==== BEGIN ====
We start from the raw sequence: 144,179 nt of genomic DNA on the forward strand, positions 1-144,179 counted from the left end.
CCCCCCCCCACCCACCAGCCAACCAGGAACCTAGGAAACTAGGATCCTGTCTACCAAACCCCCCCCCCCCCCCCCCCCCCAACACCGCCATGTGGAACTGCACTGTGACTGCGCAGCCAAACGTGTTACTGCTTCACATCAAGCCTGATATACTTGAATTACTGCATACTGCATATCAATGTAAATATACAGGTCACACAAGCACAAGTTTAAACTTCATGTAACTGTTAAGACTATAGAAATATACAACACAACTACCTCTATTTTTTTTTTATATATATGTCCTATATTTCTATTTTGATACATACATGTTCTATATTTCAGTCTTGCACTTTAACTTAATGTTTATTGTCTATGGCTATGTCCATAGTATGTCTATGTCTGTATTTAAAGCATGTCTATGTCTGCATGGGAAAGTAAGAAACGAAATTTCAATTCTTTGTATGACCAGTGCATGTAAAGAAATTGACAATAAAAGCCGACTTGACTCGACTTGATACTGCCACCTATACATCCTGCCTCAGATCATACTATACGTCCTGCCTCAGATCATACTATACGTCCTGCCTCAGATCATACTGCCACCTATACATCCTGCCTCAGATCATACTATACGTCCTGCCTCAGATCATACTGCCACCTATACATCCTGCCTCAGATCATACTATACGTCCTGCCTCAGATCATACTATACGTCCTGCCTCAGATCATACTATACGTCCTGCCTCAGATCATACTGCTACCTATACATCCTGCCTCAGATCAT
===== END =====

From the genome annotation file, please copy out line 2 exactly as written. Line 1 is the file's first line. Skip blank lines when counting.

CCCCCCCCCACCCACCAGCCAACCAGGAACCTAGGAAACTAGGATCCTGTCTACCAAACCCCCCCCCCCCCCCCCCCCCCAACACCGCCATGTGGAACTGCACTGTGACTGCGCAGCCAAACGTGTTACTGCTTCACATCAAGCCTGATATACTTGAATTACTGCATACTGCATATCAATGTAAATATACAGGTCACACAAGCACAAGTTTAAACTTCATGTAACTGTTAAGACTATAGAAATATACAACACAACTACCTCTATTTTTTTTTTATATATATGTCCTATATTTCTATTTTGATACATACATGTTCTATATTTCAGTCTTGCACTTTAACTTAATGTTTATTGTCTATGGCTATGTCCATAGTATGTCTATGTCTGTATTTAAAGCATGTCTATGTCTGCATGGGAAAGTAAGAAACGAAATTTCAATTCTTTGTATGACCAGTGCATGTAAAGAAATTGACAATAAAAGCCGACTTGACTCGACTTGATACTGCCACCTATACATCCTGCCTCAGATCATACTATACGTCCTGCCTCAGATCATACTATACGTCCTGCCTCAGATCATACTGCCACCTATACATCCTGCCTCAGATCATACTATACGTCCTGCCTCAGATCATACTGCCACCTATACATCCTGCCTCAGATCATACTATACGTCCTGCCTCAGATCATACTATACGTCCTGCCTCAGATCATACTATACGTCCTGCCTCAGATCATACTGCTACCTATACATCCTGCCTCAGATCAT